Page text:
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HE Name Algebra, Dr. Wallis acquaints

us, is derived from the first Word of AKA
giabr; Walmokabala, which Words in the
Arabick Tongue, signifie the Art of Reftitu-
tion and Comparison, or the Art of Refolu-
tion and Aquation. It is a Science by
which the most difficult and abftrufe Que

stions, in Arithmetick and Geometry, are Resolved and Demonstrated ; that is, it equally interferes with them both, and therefore it is promiscuously Nam'd, being some, times call'd Specious Arithmetick, as by Vieta, Harriot, Dr. Walls, &c. and sometimes Modern Geometry, as by Dr. Halley.

This great Art may be Defined, or rather described to be ani Analytical way of Demonstration ; where, assuming the Quantity, or Quantities unknown, as if it, or they were known, we proceed by Consequences, in comparing it or them, and known, or given Quantities among themselves, untill the unknown Quan tity sought, or at least Tome Power or Powers thicreof, be found



equal to some known Quantities, and so it self is, or may be, of Consequence made known.

CHA P. I. Concerning the method of Poting down Quantities ;

and Tracing their Steps, &c.

Se&t. I. Potation. THE Quantity sought is called the Roor, which being une

, known, cannot be really express’d; but may be design'd by any Symbol, or Character ar Pleasure. I commonly (with most others) use Vowels for unknown, and Consonants for known or given Quantities. But Des Cartes and his Followers, and most Foreign Writers, use the last Letters of the Alphabet, x,y, for unknown Quantities; and the first Letters, a, b, c, &c. for known ones.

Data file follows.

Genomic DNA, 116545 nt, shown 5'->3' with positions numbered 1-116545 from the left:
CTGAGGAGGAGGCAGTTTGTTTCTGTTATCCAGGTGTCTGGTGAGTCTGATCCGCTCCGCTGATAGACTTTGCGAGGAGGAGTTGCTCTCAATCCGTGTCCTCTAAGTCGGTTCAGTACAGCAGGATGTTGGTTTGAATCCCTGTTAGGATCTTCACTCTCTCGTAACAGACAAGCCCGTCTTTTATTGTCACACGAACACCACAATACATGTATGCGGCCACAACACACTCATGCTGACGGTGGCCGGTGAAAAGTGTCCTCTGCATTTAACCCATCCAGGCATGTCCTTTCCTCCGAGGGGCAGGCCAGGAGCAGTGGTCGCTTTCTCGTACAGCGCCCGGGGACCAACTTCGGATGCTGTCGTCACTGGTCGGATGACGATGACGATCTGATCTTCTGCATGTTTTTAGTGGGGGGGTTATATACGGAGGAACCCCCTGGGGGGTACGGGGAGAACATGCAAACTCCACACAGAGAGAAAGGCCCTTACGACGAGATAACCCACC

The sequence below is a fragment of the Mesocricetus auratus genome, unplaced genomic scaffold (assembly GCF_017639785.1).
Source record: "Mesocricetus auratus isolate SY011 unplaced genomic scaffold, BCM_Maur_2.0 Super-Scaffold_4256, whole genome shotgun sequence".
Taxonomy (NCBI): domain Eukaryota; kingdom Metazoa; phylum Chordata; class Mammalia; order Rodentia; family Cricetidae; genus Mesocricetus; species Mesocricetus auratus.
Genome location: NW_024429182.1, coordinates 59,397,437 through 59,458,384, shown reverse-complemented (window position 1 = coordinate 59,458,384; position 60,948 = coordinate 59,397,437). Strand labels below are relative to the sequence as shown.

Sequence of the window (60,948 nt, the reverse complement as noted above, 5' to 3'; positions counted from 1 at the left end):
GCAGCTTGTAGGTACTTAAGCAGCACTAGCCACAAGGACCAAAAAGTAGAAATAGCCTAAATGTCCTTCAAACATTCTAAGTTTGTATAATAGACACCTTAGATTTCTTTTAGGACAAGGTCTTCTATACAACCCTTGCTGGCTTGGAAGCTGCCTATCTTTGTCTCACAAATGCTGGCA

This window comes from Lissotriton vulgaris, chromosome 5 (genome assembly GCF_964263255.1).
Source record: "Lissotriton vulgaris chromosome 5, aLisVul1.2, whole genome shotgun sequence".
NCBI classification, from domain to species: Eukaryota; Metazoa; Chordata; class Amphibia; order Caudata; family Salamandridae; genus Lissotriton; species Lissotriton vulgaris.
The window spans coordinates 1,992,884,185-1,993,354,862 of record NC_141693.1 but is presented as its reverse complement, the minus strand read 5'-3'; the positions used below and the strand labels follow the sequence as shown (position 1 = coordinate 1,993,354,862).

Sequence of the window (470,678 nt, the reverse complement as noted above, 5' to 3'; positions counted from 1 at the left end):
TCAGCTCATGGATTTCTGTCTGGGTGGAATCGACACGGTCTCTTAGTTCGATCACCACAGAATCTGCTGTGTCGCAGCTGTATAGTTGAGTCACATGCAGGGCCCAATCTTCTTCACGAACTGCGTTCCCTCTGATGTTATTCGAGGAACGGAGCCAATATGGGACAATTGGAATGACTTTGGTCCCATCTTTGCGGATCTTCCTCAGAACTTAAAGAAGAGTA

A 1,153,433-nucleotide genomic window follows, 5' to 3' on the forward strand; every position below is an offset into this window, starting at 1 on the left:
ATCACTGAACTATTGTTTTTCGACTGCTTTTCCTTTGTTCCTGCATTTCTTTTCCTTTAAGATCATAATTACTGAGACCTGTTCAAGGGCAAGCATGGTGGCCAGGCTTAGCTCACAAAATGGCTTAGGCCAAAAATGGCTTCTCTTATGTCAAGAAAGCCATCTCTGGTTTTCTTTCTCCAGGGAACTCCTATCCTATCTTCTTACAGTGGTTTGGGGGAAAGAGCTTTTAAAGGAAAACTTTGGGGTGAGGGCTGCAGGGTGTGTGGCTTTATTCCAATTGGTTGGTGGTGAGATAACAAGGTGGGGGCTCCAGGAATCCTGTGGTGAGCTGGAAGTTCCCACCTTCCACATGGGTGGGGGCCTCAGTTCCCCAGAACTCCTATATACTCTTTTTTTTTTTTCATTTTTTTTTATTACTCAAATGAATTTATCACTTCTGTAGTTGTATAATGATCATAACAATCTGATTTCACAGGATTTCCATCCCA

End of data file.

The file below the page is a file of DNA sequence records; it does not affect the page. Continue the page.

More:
The advantage of thus expreffing known Quantities is, that the Numbers with their several Operations, which in Vulgar Arithmetick would be lost or swallowed up, in Algebraic Arithmetick are so ordered and managed, as to be preserved Distinct and in View ; and at last to produce a Canon or Rule for Resolving, not only the particular Question propos d, but in general, any other of the like Nature.

Besides these Letters, there are certain Signs used, which are as follows.

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An Explanation of the Signs used in Algebra.

More, or added to.

Less, or Subftracted from,
Múltiplied by, or Multiplying
Divided by, or Dividing.
Continually Divided by.
Continual Geometrical Proportion,
Disjunct Geometrical Proportion.
Continual Arithmetical Progression



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